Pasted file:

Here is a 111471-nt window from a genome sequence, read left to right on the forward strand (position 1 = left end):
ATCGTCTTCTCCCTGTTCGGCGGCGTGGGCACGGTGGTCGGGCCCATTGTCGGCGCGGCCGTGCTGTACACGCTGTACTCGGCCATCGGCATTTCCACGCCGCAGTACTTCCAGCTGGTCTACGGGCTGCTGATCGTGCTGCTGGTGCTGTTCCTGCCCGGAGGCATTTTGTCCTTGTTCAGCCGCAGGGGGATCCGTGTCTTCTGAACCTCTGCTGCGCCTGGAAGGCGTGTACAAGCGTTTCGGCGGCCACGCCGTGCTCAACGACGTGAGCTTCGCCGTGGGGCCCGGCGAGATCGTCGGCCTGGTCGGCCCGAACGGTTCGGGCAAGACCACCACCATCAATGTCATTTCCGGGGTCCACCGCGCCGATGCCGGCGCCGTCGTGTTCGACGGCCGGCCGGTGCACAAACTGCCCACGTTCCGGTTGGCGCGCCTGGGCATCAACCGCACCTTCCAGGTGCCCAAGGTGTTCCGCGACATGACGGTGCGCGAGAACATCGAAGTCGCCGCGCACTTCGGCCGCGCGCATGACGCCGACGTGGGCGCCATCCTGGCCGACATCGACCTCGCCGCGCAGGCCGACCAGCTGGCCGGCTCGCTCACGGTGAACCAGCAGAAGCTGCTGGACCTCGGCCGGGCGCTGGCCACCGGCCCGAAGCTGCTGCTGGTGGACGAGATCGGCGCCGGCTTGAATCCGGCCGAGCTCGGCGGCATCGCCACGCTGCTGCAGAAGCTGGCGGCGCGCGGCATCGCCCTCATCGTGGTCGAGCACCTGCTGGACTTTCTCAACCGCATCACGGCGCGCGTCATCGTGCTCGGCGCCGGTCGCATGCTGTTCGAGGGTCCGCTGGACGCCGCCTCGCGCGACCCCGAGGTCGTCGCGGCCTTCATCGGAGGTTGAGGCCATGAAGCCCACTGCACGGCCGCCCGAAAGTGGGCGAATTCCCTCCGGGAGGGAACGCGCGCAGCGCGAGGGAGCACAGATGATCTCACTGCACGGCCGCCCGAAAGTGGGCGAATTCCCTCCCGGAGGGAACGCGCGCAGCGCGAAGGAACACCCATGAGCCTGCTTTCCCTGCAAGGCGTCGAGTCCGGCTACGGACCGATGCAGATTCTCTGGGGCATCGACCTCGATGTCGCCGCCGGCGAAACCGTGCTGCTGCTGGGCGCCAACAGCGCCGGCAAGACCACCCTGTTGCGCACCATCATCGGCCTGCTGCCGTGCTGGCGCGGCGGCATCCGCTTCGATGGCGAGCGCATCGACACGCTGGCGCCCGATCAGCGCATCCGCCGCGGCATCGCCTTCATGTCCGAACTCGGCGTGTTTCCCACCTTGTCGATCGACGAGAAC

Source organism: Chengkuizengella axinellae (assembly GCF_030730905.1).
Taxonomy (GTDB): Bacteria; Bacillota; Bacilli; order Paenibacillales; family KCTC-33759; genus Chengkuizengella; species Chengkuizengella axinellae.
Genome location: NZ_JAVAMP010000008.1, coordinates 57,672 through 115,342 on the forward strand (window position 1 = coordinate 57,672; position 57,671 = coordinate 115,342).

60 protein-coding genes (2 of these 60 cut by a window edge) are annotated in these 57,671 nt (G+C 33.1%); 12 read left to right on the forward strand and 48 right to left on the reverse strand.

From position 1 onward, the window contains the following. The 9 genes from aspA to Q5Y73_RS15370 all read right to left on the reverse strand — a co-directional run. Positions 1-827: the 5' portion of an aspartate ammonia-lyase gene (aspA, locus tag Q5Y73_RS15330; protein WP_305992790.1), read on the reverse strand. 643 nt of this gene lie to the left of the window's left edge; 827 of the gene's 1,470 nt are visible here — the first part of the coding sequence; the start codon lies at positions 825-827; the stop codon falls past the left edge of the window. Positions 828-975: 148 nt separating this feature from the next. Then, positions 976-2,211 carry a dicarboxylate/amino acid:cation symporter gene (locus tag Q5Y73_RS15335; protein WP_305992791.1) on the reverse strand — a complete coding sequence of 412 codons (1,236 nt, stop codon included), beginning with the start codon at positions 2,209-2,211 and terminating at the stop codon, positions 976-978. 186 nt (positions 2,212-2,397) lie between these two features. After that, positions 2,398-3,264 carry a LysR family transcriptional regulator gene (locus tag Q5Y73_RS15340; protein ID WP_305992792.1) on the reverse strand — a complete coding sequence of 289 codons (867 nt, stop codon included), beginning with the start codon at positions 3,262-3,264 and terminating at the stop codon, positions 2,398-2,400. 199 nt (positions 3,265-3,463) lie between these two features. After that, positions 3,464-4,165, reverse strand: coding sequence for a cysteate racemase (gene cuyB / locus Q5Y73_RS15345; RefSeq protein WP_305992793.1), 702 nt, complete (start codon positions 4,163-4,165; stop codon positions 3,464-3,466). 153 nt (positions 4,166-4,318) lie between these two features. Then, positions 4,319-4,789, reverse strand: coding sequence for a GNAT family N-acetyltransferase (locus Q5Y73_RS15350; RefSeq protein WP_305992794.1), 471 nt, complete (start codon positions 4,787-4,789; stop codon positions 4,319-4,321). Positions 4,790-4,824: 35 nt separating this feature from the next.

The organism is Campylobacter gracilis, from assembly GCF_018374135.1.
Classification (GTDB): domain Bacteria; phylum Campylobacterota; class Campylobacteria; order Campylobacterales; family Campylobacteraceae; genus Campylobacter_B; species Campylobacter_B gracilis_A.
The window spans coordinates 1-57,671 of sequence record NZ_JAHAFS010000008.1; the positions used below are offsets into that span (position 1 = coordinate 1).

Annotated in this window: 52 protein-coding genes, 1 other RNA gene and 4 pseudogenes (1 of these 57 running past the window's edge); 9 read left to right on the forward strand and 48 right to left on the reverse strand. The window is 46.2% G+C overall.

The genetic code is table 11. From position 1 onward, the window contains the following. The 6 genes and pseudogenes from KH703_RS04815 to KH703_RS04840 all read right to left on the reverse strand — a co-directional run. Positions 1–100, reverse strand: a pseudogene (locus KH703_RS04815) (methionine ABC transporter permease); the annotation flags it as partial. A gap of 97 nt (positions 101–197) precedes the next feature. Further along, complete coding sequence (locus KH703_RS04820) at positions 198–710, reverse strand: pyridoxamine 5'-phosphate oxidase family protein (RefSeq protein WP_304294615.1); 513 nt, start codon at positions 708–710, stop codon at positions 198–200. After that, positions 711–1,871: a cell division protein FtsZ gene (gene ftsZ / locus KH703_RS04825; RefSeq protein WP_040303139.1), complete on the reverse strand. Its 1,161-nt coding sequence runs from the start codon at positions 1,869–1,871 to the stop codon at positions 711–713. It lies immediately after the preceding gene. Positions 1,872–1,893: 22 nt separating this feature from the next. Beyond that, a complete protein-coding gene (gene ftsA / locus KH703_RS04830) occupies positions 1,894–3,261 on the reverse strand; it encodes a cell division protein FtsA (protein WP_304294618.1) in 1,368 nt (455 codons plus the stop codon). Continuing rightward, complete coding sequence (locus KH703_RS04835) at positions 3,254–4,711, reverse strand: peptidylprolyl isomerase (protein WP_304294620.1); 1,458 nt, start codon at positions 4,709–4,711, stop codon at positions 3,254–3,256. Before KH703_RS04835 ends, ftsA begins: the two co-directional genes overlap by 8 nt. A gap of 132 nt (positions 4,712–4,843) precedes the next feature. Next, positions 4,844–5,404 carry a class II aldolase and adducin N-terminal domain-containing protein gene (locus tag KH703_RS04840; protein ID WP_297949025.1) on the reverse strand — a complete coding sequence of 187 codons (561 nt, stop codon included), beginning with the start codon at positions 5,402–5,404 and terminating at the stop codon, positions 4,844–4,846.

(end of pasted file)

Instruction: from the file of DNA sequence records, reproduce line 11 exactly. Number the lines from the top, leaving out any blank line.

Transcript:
Annotated in this window: 52 protein-coding genes, 1 other RNA gene and 4 pseudogenes (1 of these 57 running past the window's edge); 9 read left to right on the forward strand and 48 right to left on the reverse strand. The window is 46.2% G+C overall.